verb (used without object)
Origin of golf
Examples from the Web for golfing
Contemporary Examples of golfing
He spent the weekend golfing, and all they got was to cool their heels.The Press Is Peeved at the Golfing President
February 18, 2013
Maybe, like me and my D.C. gals, the golfing getaway was her idea too.Michelle Obama Stranded by Her Man as Barack Goes on a Golfing Weekend
February 16, 2013
Want to know what book to gift to that 40-year-old golfing uncle?Live Chat: Best Books to Give for the Holidays
December 14, 2011
President Obama had the temerity to be golfing on the Vineyard when the homeland was threatened.Washington’s Earthquake Farce
August 24, 2011
A golfing habit and a liking for girls are fine for a 51-year-old divorcé.Good Riddance to Prince Andrew’s Day Job!
July 23, 2011
Historical Examples of golfing
Somehow I felt responsible for the golfing honor of my country.Kent Knowles: Quahaug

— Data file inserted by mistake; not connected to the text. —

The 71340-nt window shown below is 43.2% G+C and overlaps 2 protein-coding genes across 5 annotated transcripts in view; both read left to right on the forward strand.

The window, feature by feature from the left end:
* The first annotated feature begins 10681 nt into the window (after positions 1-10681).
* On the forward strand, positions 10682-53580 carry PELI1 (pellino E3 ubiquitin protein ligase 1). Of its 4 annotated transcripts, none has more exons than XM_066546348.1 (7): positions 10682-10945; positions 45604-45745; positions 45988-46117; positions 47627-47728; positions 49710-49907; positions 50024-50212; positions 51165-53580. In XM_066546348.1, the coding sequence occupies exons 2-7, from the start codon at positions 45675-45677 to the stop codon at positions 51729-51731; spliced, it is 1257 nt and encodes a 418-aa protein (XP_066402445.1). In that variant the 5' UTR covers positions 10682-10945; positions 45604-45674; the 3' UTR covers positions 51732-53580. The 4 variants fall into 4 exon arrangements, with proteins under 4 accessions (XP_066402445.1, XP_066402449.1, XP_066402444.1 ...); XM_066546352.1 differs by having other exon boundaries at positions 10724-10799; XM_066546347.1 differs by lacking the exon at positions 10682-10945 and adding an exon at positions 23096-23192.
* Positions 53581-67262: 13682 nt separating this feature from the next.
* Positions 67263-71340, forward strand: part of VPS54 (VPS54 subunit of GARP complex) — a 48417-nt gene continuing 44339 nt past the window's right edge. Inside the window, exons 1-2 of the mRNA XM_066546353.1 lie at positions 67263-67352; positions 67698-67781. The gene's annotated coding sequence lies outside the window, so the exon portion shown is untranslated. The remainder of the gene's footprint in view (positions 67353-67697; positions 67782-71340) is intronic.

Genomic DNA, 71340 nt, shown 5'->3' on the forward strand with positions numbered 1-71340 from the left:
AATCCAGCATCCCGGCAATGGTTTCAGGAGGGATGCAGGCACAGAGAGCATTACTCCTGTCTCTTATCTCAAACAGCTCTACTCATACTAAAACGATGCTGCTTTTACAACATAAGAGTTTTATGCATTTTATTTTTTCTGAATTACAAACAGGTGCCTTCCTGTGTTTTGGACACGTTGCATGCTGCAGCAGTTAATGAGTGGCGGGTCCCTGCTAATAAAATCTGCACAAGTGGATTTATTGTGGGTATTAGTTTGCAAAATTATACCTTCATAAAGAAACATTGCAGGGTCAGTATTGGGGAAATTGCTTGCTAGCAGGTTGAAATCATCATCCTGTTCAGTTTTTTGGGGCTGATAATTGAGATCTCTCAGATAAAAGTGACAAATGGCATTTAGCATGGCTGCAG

Joseph C. Lincoln
Nowadays the golfing world quite realises that this is the case.The Complete Golfer 
The golfing history of North Berwick is full of the romance of the game.
Forthwith his plans for future golfing expeditions are changed and modified.
If length is all that is wanted, why not go shooting instead of golfing?
- a game played on a large open course, the object of which is to hit a ball using clubs, with as few strokes as possible, into each of usually 18 holes
- (as modifier)a golf bag
Word Origin for golf
c.1800, golf (n.). Related: Golfed; golfing.
mid-15c., Scottish gouf, usually taken as an alteration of Middle Dutch colf, colve "stick, club, bat," from Proto-Germanic *kulth- (cf. Old Norse kolfr "clapper of a bell," German Kolben "mace, club"). The game is from 14c., the word is first mentioned (along with fut-bol) in a 1457 Scottish statute on forbidden games. Golf ball attested from 1540s. Despite what you read in an e-mail, "golf" is not an acronym .